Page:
In early 2020, I was asked to join a project team that was struggling to turn the client's vision into reality. We only had 4 weeks to deliver.
We had a couple stumbling blocks: lack of clarity of user flows and no prototype that could demonstrate what we were all thinking. I jumped in to lead a design sprint, resulting in flows and wireframes. But it wasn't enough for engineering to get to work.
At the time, we were mostly using Sketch, but I was really struggling to keep up with the demand of designs and the need to communicate with engineers about the complexity of the flows (and the lack of vision that was communicated by the client). I decided to jump into Figma instead because of it's collaboration tools. I hadn't used the tool before, but I spent 2 evenings learning how it worked along with switching our designs from the old Sketch files.
The next day, I showed the engineers and the client the new designs and they were both so excited. Due to Figma's collaborative nature, we could all explore the designs together in realtime and easily communicate about necessary changes, questions, or comments to make decisions about flows and visual design.
The switch to Figma helped increase our design velocity and engineering collaboration by 50%. As a result, we were able to design an even better tool than anticipated by the client and we were able to develop more quickly. We made our deadline and the customer was extremely pleased.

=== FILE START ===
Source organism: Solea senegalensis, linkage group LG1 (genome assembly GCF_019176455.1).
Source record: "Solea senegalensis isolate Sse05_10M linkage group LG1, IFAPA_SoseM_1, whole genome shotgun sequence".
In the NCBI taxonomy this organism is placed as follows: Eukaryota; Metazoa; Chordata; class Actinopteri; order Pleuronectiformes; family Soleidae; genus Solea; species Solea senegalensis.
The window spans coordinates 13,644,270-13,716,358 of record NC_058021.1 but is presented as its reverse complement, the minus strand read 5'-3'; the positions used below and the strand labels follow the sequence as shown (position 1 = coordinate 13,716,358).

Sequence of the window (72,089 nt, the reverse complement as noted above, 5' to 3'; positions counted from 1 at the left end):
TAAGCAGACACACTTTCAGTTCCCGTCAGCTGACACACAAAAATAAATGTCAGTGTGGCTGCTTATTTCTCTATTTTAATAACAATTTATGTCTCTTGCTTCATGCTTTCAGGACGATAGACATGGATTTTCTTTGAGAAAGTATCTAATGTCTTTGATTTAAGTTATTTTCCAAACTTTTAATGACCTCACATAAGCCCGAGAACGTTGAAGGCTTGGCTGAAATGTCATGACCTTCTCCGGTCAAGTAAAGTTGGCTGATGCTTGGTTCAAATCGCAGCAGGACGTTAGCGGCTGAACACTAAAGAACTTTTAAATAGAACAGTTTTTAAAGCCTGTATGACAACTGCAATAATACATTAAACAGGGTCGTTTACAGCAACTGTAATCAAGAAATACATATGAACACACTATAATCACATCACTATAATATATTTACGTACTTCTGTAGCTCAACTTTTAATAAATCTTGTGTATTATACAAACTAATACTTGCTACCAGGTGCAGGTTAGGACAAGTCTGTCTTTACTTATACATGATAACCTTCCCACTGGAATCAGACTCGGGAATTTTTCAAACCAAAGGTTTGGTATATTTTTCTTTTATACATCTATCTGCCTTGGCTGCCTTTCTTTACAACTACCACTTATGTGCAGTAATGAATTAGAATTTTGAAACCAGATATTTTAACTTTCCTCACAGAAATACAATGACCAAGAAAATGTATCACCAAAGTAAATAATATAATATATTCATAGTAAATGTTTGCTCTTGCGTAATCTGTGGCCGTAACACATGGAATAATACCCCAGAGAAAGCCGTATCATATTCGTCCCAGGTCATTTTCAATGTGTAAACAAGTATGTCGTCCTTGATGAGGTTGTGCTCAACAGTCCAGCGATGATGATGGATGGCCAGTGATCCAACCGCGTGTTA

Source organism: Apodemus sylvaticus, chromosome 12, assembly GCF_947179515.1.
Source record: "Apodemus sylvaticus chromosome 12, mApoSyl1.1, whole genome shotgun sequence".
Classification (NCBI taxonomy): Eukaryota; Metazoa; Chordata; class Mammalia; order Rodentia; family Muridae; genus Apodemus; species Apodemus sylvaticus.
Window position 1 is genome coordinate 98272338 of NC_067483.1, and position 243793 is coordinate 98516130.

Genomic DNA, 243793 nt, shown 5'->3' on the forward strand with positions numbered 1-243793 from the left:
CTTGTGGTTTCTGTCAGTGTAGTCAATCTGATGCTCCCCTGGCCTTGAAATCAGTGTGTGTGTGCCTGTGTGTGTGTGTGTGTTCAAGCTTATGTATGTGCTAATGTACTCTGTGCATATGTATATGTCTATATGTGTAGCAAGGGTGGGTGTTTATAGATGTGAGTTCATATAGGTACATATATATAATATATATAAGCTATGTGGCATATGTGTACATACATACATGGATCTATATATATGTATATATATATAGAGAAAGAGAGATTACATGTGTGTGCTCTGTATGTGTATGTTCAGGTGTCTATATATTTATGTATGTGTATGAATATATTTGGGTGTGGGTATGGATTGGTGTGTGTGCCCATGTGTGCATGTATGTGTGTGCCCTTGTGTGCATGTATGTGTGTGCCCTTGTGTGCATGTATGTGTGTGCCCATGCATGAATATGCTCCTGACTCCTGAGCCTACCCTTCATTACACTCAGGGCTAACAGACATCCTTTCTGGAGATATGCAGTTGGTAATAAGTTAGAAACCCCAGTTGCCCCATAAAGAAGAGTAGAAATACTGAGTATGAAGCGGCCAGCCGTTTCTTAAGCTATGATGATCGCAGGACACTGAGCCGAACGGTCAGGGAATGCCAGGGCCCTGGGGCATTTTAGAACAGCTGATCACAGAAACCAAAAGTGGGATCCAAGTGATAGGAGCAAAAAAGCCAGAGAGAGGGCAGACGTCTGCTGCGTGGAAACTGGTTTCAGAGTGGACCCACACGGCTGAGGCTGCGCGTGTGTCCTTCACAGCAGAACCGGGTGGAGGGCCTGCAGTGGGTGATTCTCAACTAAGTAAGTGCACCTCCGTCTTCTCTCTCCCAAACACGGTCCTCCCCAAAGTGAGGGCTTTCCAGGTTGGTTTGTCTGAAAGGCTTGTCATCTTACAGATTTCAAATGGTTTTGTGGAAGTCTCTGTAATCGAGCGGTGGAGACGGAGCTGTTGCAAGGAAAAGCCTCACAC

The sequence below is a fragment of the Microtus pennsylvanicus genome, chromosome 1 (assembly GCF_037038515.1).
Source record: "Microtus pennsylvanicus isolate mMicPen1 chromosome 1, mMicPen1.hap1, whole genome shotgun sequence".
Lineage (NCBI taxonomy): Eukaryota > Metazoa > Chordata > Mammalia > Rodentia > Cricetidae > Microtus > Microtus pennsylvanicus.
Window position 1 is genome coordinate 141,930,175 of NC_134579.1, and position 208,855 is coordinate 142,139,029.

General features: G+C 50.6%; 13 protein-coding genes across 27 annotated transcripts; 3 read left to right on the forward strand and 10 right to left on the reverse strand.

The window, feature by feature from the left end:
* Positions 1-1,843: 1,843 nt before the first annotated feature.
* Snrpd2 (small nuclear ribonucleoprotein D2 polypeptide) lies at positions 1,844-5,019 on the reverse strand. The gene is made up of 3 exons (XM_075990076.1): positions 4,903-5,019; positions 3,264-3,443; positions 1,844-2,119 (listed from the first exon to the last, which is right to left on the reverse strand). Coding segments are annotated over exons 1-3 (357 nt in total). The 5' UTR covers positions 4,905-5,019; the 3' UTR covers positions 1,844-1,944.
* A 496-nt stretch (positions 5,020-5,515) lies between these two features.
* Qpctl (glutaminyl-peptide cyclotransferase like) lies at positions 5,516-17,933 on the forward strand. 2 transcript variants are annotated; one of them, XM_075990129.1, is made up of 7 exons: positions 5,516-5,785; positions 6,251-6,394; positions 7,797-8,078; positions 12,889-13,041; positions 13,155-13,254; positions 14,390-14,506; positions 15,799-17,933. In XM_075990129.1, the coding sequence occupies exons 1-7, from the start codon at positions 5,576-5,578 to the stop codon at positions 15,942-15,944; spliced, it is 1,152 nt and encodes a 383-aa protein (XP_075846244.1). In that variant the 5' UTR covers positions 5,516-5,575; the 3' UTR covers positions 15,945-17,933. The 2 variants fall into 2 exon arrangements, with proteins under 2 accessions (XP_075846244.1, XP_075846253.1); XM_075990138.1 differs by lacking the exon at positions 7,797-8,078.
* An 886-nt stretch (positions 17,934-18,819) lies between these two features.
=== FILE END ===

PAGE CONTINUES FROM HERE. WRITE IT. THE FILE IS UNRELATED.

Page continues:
You can check out the Figma prototype that we created and tested in the span of 3.5 weeks. We used the US Web Design System along with creating a custom logo and branded "learning badges." The tool is built on Wordpress and is currently being beta tested with various government agencies prior to full release.
Usability Testing Findings
We validated the prototype through usability testing to demonstrate that the visuals, content, and overall user experience met the needs and expectation of the client.
During our first round of testing, we learned that the homepage and the subsequent dashboard did not have enough contextual information to support the user to navigate the complexities of the different learning pathways, missions, and badge levels.
To improve their experience, I created a new homepage that better explained the hierarchy of achievements along with creating a clearer left-side navigation to explore each of the learning pathways (in addition to the CTAs on the dashboard).
In the final round of usability testing prior to launch, 98% of our users expressed high satisfaction about the clarity of content and ability to navigate the beta app.